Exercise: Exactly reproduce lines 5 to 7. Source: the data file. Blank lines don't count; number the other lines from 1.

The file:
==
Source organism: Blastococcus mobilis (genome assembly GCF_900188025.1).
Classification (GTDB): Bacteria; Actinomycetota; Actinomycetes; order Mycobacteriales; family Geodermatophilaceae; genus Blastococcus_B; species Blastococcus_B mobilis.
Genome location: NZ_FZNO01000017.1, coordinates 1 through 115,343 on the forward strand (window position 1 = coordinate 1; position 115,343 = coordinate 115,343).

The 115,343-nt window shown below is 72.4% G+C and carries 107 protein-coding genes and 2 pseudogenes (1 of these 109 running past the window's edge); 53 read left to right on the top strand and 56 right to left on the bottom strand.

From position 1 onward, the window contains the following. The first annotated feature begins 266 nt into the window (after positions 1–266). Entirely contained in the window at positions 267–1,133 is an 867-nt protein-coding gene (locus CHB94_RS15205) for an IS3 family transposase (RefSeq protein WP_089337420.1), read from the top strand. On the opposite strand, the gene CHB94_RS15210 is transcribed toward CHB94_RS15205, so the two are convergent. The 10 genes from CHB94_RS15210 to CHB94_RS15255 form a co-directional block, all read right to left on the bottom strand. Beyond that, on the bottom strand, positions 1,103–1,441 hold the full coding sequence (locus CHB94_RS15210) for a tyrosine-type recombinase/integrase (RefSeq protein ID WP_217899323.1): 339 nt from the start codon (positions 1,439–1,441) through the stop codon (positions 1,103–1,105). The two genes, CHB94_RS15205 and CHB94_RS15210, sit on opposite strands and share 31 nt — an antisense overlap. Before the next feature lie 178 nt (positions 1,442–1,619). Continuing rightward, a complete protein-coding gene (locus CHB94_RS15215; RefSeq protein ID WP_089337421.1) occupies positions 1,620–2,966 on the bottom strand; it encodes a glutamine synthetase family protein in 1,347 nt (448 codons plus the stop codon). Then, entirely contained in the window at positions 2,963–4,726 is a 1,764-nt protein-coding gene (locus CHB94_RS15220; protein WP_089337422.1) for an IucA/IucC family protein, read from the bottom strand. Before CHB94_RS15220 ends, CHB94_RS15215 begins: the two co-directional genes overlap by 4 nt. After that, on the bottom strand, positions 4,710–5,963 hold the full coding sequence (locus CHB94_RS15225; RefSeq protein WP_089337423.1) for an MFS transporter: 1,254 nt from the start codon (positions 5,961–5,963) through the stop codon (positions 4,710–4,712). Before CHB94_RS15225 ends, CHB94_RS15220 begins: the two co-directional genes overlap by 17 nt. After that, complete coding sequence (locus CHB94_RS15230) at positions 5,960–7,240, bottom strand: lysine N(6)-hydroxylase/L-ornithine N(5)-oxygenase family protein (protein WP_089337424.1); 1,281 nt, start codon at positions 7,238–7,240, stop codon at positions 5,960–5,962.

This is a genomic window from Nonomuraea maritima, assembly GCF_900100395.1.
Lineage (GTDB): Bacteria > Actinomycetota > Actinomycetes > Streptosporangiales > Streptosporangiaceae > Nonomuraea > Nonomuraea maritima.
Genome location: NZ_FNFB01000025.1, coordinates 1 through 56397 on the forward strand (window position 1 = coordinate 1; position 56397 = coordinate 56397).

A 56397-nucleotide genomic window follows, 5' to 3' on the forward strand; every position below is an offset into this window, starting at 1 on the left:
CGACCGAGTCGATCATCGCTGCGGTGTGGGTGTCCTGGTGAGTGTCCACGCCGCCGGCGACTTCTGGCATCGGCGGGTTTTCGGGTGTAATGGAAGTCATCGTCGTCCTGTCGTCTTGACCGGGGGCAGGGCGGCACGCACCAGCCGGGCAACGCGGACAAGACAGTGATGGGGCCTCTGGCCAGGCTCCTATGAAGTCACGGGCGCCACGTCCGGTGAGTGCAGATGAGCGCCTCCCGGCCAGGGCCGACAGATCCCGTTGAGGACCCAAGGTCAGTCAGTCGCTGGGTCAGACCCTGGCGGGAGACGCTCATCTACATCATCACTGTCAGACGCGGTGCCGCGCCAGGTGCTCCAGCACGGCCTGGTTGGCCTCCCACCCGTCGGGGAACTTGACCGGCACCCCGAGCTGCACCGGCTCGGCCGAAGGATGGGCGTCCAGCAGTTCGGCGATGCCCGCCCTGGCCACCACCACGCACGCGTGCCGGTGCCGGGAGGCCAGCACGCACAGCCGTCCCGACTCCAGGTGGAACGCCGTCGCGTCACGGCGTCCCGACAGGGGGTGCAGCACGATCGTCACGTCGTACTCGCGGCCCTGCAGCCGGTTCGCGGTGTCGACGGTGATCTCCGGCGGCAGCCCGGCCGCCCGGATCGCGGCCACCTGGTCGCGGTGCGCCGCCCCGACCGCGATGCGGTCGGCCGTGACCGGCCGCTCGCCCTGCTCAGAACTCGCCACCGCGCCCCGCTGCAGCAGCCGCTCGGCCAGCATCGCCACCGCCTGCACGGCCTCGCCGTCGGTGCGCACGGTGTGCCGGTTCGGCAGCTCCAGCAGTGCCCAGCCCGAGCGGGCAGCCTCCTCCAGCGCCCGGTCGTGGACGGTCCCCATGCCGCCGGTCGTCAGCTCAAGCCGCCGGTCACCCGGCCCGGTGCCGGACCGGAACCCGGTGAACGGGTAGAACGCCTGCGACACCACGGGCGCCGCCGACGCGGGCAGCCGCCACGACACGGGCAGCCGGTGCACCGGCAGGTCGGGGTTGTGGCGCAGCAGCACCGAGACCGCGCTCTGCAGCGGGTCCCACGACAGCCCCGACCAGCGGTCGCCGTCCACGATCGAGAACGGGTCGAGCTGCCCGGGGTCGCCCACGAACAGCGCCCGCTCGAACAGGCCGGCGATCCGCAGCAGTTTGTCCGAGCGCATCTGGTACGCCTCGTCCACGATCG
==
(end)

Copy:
From position 1 onward, the window contains the following. The first annotated feature begins 266 nt into the window (after positions 1–266). Entirely contained in the window at positions 267–1,133 is an 867-nt protein-coding gene (locus CHB94_RS15205) for an IS3 family transposase (RefSeq protein WP_089337420.1), read from the top strand. On the opposite strand, the gene CHB94_RS15210 is transcribed toward CHB94_RS15205, so the two are convergent. The 10 genes from CHB94_RS15210 to CHB94_RS15255 form a co-directional block, all read right to left on the bottom strand. Beyond that, on the bottom strand, positions 1,103–1,441 hold the full coding sequence (locus CHB94_RS15210) for a tyrosine-type recombinase/integrase (RefSeq protein ID WP_217899323.1): 339 nt from the start codon (positions 1,439–1,441) through the stop codon (positions 1,103–1,105). The two genes, CHB94_RS15205 and CHB94_RS15210, sit on opposite strands and share 31 nt — an antisense overlap. Before the next feature lie 178 nt (positions 1,442–1,619). Continuing rightward, a complete protein-coding gene (locus CHB94_RS15215; RefSeq protein ID WP_089337421.1) occupies positions 1,620–2,966 on the bottom strand; it encodes a glutamine synthetase family protein in 1,347 nt (448 codons plus the stop codon). Then, entirely contained in the window at positions 2,963–4,726 is a 1,764-nt protein-coding gene (locus CHB94_RS15220; protein WP_089337422.1) for an IucA/IucC family protein, read from the bottom strand. Before CHB94_RS15220 ends, CHB94_RS15215 begins: the two co-directional genes overlap by 4 nt. After that, on the bottom strand, positions 4,710–5,963 hold the full coding sequence (locus CHB94_RS15225; RefSeq protein WP_089337423.1) for an MFS transporter: 1,254 nt from the start codon (positions 5,961–5,963) through the stop codon (positions 4,710–4,712). Before CHB94_RS15225 ends, CHB94_RS15220 begins: the two co-directional genes overlap by 17 nt. After that, complete coding sequence (locus CHB94_RS15230) at positions 5,960–7,240, bottom strand: lysine N(6)-hydroxylase/L-ornithine N(5)-oxygenase family protein (protein WP_089337424.1); 1,281 nt, start codon at positions 7,238–7,240, stop codon at positions 5,960–5,962.

This is a genomic window from Nonomuraea maritima, assembly GCF_900100395.1.
Lineage (GTDB): Bacteria > Actinomycetota > Actinomycetes > Streptosporangiales > Streptosporangiaceae > Nonomuraea > Nonomuraea maritima.